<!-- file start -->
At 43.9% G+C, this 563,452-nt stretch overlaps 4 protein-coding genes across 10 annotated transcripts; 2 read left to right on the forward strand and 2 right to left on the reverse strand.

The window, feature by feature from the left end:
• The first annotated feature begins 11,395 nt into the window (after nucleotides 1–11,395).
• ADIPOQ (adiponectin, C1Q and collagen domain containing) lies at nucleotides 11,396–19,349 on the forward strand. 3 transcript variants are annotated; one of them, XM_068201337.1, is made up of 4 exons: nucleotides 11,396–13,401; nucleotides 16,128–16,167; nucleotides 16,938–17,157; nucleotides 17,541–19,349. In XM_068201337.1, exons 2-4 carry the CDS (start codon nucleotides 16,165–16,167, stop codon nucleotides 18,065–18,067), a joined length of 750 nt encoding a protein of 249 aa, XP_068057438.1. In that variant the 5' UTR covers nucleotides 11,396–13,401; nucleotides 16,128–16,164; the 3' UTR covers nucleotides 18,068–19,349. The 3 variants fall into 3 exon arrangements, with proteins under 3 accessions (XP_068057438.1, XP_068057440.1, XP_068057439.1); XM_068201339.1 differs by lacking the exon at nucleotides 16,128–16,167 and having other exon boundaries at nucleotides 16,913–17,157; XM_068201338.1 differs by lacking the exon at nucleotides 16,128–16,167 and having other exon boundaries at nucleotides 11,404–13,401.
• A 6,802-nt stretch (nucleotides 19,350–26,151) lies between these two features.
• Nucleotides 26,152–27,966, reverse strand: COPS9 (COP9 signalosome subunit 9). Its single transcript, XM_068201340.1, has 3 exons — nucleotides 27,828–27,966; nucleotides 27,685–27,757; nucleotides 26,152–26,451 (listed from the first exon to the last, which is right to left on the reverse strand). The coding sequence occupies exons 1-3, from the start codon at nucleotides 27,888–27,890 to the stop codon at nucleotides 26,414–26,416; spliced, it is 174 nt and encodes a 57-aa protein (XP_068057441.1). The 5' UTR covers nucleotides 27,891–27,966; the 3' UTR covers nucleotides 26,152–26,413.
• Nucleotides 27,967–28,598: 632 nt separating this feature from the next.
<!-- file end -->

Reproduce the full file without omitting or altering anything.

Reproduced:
At 43.9% G+C, this 563,452-nt stretch overlaps 4 protein-coding genes across 10 annotated transcripts; 2 read left to right on the forward strand and 2 right to left on the reverse strand.

The window, feature by feature from the left end:
• The first annotated feature begins 11,395 nt into the window (after nucleotides 1–11,395).
• ADIPOQ (adiponectin, C1Q and collagen domain containing) lies at nucleotides 11,396–19,349 on the forward strand. 3 transcript variants are annotated; one of them, XM_068201337.1, is made up of 4 exons: nucleotides 11,396–13,401; nucleotides 16,128–16,167; nucleotides 16,938–17,157; nucleotides 17,541–19,349. In XM_068201337.1, exons 2-4 carry the CDS (start codon nucleotides 16,165–16,167, stop codon nucleotides 18,065–18,067), a joined length of 750 nt encoding a protein of 249 aa, XP_068057438.1. In that variant the 5' UTR covers nucleotides 11,396–13,401; nucleotides 16,128–16,164; the 3' UTR covers nucleotides 18,068–19,349. The 3 variants fall into 3 exon arrangements, with proteins under 3 accessions (XP_068057438.1, XP_068057440.1, XP_068057439.1); XM_068201339.1 differs by lacking the exon at nucleotides 16,128–16,167 and having other exon boundaries at nucleotides 16,913–17,157; XM_068201338.1 differs by lacking the exon at nucleotides 16,128–16,167 and having other exon boundaries at nucleotides 11,404–13,401.
• A 6,802-nt stretch (nucleotides 19,350–26,151) lies between these two features.
• Nucleotides 26,152–27,966, reverse strand: COPS9 (COP9 signalosome subunit 9). Its single transcript, XM_068201340.1, has 3 exons — nucleotides 27,828–27,966; nucleotides 27,685–27,757; nucleotides 26,152–26,451 (listed from the first exon to the last, which is right to left on the reverse strand). The coding sequence occupies exons 1-3, from the start codon at nucleotides 27,888–27,890 to the stop codon at nucleotides 26,414–26,416; spliced, it is 174 nt and encodes a 57-aa protein (XP_068057441.1). The 5' UTR covers nucleotides 27,891–27,966; the 3' UTR covers nucleotides 26,152–26,413.
• Nucleotides 27,967–28,598: 632 nt separating this feature from the next.